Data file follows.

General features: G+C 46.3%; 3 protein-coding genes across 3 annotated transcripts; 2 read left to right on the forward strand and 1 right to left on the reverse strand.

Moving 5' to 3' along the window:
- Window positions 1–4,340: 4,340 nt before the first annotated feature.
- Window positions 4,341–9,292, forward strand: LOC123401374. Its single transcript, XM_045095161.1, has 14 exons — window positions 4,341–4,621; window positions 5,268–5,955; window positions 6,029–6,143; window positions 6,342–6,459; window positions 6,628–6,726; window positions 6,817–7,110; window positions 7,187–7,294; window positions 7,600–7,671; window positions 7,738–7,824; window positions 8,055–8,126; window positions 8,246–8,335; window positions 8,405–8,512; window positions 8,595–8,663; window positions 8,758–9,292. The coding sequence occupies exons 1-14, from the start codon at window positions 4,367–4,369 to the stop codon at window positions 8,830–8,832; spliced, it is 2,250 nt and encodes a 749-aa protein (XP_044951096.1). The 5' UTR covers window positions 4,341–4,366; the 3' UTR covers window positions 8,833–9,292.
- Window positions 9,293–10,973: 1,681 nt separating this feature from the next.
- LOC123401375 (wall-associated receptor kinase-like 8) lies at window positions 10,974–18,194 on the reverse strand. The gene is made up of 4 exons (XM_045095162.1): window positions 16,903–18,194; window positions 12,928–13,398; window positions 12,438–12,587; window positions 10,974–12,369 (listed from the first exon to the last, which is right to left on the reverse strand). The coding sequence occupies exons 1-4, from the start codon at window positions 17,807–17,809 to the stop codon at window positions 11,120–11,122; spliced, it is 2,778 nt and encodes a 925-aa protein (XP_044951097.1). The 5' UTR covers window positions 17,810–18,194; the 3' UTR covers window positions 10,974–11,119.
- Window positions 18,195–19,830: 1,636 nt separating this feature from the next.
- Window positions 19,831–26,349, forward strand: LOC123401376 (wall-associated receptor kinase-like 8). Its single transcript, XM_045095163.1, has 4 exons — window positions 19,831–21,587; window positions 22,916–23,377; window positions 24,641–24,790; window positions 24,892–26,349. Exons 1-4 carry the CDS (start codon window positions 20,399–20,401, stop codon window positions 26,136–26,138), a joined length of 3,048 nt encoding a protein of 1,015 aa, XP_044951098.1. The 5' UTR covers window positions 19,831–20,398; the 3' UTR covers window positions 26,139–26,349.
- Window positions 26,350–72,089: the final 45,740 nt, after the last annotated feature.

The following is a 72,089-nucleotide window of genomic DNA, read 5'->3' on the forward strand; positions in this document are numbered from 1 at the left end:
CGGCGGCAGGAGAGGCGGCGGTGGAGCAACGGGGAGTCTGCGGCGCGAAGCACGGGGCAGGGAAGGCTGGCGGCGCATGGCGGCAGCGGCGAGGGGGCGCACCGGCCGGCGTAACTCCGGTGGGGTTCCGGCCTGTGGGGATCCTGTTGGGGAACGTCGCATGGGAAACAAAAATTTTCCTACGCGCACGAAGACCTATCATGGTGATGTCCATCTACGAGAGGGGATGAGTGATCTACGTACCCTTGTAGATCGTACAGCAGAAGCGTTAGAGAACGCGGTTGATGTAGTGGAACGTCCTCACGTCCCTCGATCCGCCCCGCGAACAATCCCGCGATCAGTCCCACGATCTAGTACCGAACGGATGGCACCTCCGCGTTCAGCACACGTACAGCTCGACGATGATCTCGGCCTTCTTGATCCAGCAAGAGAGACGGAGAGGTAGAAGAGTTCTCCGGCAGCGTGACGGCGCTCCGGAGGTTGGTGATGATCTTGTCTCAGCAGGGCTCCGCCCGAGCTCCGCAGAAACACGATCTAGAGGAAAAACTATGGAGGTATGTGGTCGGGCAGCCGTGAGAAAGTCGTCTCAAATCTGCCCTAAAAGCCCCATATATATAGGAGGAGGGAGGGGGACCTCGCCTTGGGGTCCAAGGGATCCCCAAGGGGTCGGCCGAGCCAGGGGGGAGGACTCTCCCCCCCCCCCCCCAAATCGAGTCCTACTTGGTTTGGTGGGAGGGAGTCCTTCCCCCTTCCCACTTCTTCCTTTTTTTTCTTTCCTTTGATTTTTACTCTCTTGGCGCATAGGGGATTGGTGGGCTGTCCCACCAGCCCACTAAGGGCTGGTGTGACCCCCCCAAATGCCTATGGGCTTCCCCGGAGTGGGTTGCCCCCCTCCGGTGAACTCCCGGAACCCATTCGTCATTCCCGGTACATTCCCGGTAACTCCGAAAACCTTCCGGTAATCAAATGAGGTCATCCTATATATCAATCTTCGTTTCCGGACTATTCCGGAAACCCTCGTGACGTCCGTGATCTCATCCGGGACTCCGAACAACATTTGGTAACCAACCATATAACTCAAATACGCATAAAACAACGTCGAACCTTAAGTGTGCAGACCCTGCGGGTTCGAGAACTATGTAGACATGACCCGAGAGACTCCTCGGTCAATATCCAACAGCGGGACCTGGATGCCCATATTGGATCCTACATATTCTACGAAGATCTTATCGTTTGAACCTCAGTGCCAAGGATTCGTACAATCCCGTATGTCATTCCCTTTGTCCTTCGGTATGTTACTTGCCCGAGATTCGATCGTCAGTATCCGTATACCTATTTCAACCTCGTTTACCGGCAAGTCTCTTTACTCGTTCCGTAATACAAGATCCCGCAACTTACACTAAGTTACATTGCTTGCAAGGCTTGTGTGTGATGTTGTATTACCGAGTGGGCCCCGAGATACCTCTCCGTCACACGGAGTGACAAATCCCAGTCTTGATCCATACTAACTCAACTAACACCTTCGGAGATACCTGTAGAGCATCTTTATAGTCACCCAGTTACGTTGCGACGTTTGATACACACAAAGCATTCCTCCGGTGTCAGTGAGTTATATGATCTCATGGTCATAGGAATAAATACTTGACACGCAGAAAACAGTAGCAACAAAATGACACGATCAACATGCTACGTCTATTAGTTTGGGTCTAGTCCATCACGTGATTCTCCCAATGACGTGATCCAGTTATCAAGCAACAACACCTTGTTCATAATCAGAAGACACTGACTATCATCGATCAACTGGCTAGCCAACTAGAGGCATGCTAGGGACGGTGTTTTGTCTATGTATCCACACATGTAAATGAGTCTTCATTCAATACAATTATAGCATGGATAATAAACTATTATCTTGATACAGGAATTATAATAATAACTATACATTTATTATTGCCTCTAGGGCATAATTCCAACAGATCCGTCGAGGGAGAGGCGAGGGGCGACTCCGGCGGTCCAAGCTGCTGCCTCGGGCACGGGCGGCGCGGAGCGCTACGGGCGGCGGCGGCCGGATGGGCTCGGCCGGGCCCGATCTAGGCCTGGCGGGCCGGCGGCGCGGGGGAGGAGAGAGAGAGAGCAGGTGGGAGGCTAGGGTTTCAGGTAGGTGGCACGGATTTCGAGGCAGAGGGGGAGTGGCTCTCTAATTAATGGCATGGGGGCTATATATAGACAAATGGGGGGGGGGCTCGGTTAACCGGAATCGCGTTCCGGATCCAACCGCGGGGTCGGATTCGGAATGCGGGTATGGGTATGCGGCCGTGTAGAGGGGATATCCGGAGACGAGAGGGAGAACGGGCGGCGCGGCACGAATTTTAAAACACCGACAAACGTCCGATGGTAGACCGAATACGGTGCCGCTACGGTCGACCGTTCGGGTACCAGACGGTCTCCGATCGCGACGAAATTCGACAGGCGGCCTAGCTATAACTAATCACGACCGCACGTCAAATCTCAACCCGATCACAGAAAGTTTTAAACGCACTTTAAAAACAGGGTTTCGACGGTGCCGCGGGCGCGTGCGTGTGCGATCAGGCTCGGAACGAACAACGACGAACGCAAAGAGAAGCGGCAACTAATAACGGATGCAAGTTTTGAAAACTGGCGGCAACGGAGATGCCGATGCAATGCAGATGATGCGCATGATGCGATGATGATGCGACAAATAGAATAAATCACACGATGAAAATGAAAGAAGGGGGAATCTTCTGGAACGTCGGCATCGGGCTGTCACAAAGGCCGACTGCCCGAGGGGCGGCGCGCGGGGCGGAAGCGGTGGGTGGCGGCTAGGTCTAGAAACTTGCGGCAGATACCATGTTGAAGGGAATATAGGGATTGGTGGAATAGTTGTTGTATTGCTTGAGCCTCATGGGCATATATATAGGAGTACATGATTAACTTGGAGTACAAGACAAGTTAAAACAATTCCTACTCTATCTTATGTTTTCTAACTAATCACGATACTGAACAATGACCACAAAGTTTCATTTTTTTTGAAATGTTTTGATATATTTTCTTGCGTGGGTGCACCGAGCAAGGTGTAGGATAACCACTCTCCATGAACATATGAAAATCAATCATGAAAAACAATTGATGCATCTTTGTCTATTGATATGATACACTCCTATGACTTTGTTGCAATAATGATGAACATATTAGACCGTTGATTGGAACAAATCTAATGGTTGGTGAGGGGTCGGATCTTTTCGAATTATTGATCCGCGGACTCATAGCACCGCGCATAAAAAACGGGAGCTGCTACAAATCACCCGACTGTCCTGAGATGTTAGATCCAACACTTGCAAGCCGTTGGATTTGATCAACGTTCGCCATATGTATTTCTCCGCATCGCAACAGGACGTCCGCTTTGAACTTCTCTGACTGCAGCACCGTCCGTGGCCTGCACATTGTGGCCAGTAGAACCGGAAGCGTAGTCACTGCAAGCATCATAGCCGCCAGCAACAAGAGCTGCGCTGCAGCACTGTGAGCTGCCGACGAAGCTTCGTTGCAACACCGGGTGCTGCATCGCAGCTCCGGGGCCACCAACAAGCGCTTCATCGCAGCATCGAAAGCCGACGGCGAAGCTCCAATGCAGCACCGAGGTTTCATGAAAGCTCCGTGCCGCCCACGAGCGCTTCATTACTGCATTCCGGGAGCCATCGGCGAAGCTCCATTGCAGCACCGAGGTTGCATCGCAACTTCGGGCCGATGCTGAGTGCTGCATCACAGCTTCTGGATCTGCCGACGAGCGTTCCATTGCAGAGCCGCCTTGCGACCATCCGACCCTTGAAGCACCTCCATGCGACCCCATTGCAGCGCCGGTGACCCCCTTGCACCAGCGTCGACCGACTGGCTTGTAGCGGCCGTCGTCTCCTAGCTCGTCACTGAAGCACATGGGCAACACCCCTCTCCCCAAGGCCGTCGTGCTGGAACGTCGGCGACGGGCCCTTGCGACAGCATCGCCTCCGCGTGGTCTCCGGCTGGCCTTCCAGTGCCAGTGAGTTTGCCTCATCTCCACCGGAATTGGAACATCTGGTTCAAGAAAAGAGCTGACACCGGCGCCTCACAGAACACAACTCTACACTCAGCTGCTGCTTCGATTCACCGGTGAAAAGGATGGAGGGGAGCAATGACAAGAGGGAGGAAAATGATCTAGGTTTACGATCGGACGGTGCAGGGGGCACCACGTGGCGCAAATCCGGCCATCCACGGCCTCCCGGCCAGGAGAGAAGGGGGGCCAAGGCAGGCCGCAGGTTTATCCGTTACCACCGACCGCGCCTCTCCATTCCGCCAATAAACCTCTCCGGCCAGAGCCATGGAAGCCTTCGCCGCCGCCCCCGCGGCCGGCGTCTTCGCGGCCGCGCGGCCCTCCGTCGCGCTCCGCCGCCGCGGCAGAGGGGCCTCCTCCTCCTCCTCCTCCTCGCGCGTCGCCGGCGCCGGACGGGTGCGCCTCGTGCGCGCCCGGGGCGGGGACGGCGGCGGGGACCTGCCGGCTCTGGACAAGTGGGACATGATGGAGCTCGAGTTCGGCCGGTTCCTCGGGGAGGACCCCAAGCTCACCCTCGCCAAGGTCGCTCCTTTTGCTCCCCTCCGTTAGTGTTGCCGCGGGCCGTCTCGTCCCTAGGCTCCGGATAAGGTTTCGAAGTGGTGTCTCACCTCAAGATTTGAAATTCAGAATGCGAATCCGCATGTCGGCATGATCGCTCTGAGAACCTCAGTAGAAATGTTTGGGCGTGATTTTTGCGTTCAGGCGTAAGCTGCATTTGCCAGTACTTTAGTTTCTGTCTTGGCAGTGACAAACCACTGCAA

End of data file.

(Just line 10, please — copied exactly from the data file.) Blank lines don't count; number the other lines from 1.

The following is a 72,089-nucleotide window of genomic DNA, read 5'->3' on the forward strand; positions in this document are numbered from 1 at the left end: